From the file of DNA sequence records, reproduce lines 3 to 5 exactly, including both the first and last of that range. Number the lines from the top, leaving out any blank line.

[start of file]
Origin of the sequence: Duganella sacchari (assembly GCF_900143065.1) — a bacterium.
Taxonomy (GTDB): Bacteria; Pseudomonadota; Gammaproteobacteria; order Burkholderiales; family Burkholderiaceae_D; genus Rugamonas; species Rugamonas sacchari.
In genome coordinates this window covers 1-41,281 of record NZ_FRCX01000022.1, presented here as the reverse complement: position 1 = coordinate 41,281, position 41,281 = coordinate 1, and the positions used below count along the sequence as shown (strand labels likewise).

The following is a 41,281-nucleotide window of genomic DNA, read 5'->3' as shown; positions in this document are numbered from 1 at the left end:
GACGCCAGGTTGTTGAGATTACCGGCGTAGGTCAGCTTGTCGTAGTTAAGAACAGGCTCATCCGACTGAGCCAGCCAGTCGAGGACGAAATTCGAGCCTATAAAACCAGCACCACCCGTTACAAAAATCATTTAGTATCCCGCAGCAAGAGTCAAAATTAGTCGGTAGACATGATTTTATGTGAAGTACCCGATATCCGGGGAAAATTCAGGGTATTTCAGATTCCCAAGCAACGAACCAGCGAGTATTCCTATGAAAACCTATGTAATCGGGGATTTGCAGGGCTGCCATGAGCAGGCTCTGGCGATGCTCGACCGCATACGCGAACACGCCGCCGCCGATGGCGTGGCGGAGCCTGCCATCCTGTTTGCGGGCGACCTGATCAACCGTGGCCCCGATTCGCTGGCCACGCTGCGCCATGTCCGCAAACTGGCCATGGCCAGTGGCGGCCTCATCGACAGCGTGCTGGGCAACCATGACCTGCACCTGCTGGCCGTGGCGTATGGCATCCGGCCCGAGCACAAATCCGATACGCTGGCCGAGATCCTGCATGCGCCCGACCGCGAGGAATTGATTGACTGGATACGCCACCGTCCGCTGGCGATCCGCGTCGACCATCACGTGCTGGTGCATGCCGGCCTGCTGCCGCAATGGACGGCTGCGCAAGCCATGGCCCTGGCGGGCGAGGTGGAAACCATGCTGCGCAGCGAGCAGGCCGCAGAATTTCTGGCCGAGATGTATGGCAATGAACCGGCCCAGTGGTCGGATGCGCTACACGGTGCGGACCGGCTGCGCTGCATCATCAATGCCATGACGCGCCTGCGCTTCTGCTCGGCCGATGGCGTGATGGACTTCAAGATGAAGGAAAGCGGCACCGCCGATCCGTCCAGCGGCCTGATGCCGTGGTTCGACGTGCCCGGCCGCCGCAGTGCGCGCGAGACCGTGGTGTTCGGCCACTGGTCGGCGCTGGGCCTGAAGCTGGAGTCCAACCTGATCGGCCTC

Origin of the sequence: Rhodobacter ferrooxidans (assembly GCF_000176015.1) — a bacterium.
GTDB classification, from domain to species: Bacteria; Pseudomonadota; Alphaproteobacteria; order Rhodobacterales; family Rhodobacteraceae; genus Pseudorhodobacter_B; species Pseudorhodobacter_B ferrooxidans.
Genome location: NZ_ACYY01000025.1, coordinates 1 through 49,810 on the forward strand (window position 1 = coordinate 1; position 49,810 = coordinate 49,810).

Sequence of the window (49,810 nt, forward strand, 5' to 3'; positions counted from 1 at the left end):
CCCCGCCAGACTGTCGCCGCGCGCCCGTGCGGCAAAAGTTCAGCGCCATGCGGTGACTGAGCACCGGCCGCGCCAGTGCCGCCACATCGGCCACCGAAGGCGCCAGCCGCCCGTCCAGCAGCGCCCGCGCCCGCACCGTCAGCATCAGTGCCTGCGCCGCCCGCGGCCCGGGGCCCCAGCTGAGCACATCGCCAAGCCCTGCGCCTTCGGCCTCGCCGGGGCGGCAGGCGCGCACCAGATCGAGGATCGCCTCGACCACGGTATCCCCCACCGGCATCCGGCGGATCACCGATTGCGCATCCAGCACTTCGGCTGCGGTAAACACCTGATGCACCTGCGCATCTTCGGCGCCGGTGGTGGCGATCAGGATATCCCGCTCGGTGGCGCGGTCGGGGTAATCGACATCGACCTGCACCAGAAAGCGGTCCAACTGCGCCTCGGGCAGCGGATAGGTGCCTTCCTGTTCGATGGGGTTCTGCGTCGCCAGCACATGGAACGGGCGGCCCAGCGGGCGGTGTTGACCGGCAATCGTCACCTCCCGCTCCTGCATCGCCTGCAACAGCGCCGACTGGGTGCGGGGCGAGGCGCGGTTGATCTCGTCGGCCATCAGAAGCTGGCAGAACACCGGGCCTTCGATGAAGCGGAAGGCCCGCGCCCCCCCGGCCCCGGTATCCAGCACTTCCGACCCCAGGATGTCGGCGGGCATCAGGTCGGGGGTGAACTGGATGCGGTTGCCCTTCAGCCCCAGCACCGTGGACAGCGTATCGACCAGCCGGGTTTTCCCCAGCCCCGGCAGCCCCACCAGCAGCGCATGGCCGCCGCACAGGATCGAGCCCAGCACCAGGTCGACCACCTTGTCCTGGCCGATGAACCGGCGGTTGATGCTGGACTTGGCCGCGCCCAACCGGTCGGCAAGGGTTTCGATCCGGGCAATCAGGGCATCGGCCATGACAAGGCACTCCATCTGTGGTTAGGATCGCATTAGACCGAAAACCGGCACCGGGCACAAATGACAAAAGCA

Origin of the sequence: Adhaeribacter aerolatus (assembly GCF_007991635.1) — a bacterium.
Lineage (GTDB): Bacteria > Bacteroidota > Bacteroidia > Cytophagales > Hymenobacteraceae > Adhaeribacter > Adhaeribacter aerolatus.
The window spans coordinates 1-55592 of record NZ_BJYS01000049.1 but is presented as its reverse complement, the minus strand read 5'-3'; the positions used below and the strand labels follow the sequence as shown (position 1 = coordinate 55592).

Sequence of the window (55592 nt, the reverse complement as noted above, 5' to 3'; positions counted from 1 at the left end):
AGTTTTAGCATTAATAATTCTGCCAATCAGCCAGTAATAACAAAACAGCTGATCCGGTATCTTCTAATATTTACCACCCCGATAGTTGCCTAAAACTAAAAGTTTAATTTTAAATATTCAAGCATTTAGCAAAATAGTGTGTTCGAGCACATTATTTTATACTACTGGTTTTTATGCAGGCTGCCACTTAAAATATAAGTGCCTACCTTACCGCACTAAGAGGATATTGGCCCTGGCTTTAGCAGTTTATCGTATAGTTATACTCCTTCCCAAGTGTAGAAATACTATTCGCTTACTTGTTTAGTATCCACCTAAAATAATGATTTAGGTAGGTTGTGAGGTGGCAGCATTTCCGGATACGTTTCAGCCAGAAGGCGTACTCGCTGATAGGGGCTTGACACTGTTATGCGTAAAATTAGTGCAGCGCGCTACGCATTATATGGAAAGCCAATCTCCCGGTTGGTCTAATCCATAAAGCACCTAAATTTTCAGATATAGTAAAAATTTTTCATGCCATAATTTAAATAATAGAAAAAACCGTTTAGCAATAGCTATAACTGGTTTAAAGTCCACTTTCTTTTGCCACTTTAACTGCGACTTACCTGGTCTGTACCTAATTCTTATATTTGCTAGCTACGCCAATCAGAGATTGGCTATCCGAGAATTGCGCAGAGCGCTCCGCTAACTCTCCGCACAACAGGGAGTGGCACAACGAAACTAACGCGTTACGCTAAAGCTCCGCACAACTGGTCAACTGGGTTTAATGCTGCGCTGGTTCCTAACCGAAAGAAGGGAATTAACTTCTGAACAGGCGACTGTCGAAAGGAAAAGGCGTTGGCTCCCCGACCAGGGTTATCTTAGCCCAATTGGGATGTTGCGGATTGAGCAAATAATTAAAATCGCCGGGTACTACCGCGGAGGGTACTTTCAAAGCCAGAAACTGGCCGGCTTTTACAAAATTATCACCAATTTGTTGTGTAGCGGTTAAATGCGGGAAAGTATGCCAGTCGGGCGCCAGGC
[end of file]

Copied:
In genome coordinates this window covers 1-41,281 of record NZ_FRCX01000022.1, presented here as the reverse complement: position 1 = coordinate 41,281, position 41,281 = coordinate 1, and the positions used below count along the sequence as shown (strand labels likewise).

The following is a 41,281-nucleotide window of genomic DNA, read 5'->3' as shown; positions in this document are numbered from 1 at the left end:
GACGCCAGGTTGTTGAGATTACCGGCGTAGGTCAGCTTGTCGTAGTTAAGAACAGGCTCATCCGACTGAGCCAGCCAGTCGAGGACGAAATTCGAGCCTATAAAACCAGCACCACCCGTTACAAAAATCATTTAGTATCCCGCAGCAAGAGTCAAAATTAGTCGGTAGACATGATTTTATGTGAAGTACCCGATATCCGGGGAAAATTCAGGGTATTTCAGATTCCCAAGCAACGAACCAGCGAGTATTCCTATGAAAACCTATGTAATCGGGGATTTGCAGGGCTGCCATGAGCAGGCTCTGGCGATGCTCGACCGCATACGCGAACACGCCGCCGCCGATGGCGTGGCGGAGCCTGCCATCCTGTTTGCGGGCGACCTGATCAACCGTGGCCCCGATTCGCTGGCCACGCTGCGCCATGTCCGCAAACTGGCCATGGCCAGTGGCGGCCTCATCGACAGCGTGCTGGGCAACCATGACCTGCACCTGCTGGCCGTGGCGTATGGCATCCGGCCCGAGCACAAATCCGATACGCTGGCCGAGATCCTGCATGCGCCCGACCGCGAGGAATTGATTGACTGGATACGCCACCGTCCGCTGGCGATCCGCGTCGACCATCACGTGCTGGTGCATGCCGGCCTGCTGCCGCAATGGACGGCTGCGCAAGCCATGGCCCTGGCGGGCGAGGTGGAAACCATGCTGCGCAGCGAGCAGGCCGCAGAATTTCTGGCCGAGATGTATGGCAATGAACCGGCCCAGTGGTCGGATGCGCTACACGGTGCGGACCGGCTGCGCTGCATCATCAATGCCATGACGCGCCTGCGCTTCTGCTCGGCCGATGGCGTGATGGACTTCAAGATGAAGGAAAGCGGCACCGCCGATCCGTCCAGCGGCCTGATGCCGTGGTTCGACGTGCCCGGCCGCCGCAGTGCGCGCGAGACCGTGGTGTTCGGCCACTGGTCGGCGCTGGGCCTGAAGCTGGAGTCCAACCTGATCGGCCTC